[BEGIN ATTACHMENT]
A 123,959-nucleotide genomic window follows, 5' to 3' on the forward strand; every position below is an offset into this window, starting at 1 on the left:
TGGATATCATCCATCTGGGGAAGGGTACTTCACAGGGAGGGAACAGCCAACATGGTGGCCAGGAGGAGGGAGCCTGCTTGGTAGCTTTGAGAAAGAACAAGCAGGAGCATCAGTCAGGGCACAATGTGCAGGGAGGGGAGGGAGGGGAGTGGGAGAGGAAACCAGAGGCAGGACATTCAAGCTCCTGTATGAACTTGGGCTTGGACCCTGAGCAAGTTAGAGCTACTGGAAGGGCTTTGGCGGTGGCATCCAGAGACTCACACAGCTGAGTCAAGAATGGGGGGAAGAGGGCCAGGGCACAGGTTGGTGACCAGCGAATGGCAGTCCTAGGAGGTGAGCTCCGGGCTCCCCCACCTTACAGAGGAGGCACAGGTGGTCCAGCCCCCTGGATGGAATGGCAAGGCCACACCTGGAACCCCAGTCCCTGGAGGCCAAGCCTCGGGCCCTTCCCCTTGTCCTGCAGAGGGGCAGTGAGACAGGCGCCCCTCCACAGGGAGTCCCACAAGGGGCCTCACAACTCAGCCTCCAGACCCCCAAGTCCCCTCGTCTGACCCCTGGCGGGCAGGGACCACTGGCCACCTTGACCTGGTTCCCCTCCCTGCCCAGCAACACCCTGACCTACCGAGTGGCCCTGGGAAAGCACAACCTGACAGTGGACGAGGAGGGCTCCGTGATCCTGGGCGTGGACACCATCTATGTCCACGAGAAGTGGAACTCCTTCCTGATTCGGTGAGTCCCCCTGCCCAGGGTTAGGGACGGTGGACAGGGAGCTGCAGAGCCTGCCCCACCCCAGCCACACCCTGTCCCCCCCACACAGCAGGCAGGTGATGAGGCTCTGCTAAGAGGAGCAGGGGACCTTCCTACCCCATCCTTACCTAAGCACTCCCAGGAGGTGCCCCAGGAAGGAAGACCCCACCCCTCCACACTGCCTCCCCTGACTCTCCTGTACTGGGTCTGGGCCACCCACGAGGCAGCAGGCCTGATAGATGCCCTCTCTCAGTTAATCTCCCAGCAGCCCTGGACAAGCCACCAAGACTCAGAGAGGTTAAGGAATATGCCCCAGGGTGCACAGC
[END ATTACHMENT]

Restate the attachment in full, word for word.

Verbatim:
A 123,959-nucleotide genomic window follows, 5' to 3' on the forward strand; every position below is an offset into this window, starting at 1 on the left:
TGGATATCATCCATCTGGGGAAGGGTACTTCACAGGGAGGGAACAGCCAACATGGTGGCCAGGAGGAGGGAGCCTGCTTGGTAGCTTTGAGAAAGAACAAGCAGGAGCATCAGTCAGGGCACAATGTGCAGGGAGGGGAGGGAGGGGAGTGGGAGAGGAAACCAGAGGCAGGACATTCAAGCTCCTGTATGAACTTGGGCTTGGACCCTGAGCAAGTTAGAGCTACTGGAAGGGCTTTGGCGGTGGCATCCAGAGACTCACACAGCTGAGTCAAGAATGGGGGGAAGAGGGCCAGGGCACAGGTTGGTGACCAGCGAATGGCAGTCCTAGGAGGTGAGCTCCGGGCTCCCCCACCTTACAGAGGAGGCACAGGTGGTCCAGCCCCCTGGATGGAATGGCAAGGCCACACCTGGAACCCCAGTCCCTGGAGGCCAAGCCTCGGGCCCTTCCCCTTGTCCTGCAGAGGGGCAGTGAGACAGGCGCCCCTCCACAGGGAGTCCCACAAGGGGCCTCACAACTCAGCCTCCAGACCCCCAAGTCCCCTCGTCTGACCCCTGGCGGGCAGGGACCACTGGCCACCTTGACCTGGTTCCCCTCCCTGCCCAGCAACACCCTGACCTACCGAGTGGCCCTGGGAAAGCACAACCTGACAGTGGACGAGGAGGGCTCCGTGATCCTGGGCGTGGACACCATCTATGTCCACGAGAAGTGGAACTCCTTCCTGATTCGGTGAGTCCCCCTGCCCAGGGTTAGGGACGGTGGACAGGGAGCTGCAGAGCCTGCCCCACCCCAGCCACACCCTGTCCCCCCCACACAGCAGGCAGGTGATGAGGCTCTGCTAAGAGGAGCAGGGGACCTTCCTACCCCATCCTTACCTAAGCACTCCCAGGAGGTGCCCCAGGAAGGAAGACCCCACCCCTCCACACTGCCTCCCCTGACTCTCCTGTACTGGGTCTGGGCCACCCACGAGGCAGCAGGCCTGATAGATGCCCTCTCTCAGTTAATCTCCCAGCAGCCCTGGACAAGCCACCAAGACTCAGAGAGGTTAAGGAATATGCCCCAGGGTGCACAGC